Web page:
I began this blog eight years ago because I am curious and writerly, and one of the things I was most curious about back then was grad school. I romanticized it, as so many undergraduates do. Early career graduate students do it too, even as they get hit with the realities of long readings, self-conscious writing, endless grading, and low pay. Every semester of my master's program I had a romantic vision of what was to come next -- scenes of collegiate lounging, library lounging, reading-chair lounging. Boy did I expect a lot of lounging! But also scenes of classroom victories, professorial connections, and important assignments.
All these scenes came true. And even better ones too. I edited journals, I ran conferences, I presented at an international forum, and I even pissed off a famous academic with a book review I wrote! But was all that romantic? Not in the way I thought it would be.
The other day I walked across the campus of my undergraduate alma mater, and I recognized a certain tall tree, and a bench where I had once sat and looked at that tree. As I sat, I had written about that tree and about Hawthorne. (I think I even posted it here.) And now I was walking across the same campus to fetch the books for the classes I am teaching there this fall, and to find the key to an office I'm borrowing. An office in the same building where I took my first philosophy class, years ago. I realized then that graduate school is not what is romantic. College is what is romantic -- that is, the undergraduate years of not knowing what to expect, of being fascinated by everything, and of looking to the future with wide eyes and silly hopes.
I am not one to argue that grad school is a bad experience. But post-coursework it is not romantic. I'd even lost the romance by the last semester of coursework, and I was the "senior" in the back of the room rolling my eyes at the new grads who were afraid to talk. (Yeah, I'm an asshole sometimes). But even though grad school is not romantic, I'd say it's noble.
There are still somewhat idealized pictures of the graduate enterprise in my head, even as I live it. I still treasure the smallest things as proof of my status -- my name on a mailbox, my pile of keys to various university office doors, the 30 library books I get to keep for months, for instance. I still have a stupid pride about my low account balances and automobile struggles. As I write, my left sock is wet because I finally wore a hole in my shoe this rainy morning. I use the hashtag #adjunctlife when I want to point to that ambivalence many of us have about doing important work that we love while getting paid shit for it. I fiddle with my signature lines because I'm so much more than a TA now (I ended up just naming my department without a title, because I don't want to claim to be more than I am or less than I am). But these dumb feelings of pride are all mitigated by taking myself with a grain of salt -- I know what grad school is now. It's a noble pursuit, but it's a hard reality too.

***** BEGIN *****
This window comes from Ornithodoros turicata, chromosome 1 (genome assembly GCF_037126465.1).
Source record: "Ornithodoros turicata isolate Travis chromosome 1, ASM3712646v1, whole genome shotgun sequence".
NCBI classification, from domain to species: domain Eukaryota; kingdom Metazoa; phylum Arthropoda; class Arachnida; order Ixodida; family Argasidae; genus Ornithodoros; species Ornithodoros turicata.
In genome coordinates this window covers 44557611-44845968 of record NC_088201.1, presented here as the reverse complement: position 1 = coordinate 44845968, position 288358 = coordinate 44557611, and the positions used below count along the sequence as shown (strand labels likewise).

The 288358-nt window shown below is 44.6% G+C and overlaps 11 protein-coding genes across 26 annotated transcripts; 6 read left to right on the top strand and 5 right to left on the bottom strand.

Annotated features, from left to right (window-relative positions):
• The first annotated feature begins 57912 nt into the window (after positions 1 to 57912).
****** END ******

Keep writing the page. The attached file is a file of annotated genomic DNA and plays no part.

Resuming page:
I have friends who are master's students and first year PhD's who still have the romance in them. They love books so much. They can't get enough! They take pictures of their coffee and laptop setup as they crank out their term papers. But hey-- they're not any sillier than I was, even though I went though those stages before instant sharing was so much a thing. (Instead I journaled about all of it, or posed with my Beowulf books for pre-selfie self-portraits). I'm still excited about my new office(s), and my ever increasing responsibilities (with slightly increased pay). But reading books? Writing? Staying up late to do research? So over it. It's not romantic. It's just reality.
Does this mean I'm burnt out? No. Does it mean students who still have that little glimmer are all wrong? Nope. It's just that I realized the other day, because of that big beautiful tree, that junior-year-in-college-Robyn was an important and necessary stage of my development as a scholar. Without her romantic temperament, without her excitement for "graduate study" (whatever that is!), and without master's-degree-Robyn's continued, earnest idealizing of the hard road she had begun, PhD-Robyn never would be here, post-coursework, post-exams, working on her prospectus. Maybe I'm all business now, and maybe I can't keep that old sunshine-y shit up. But no amount of romance is gonna write this dissertation.
Now if you'll excuse me I have some office work to do, two meetings to go to after that, and I have to get these 30 books back to the damn library.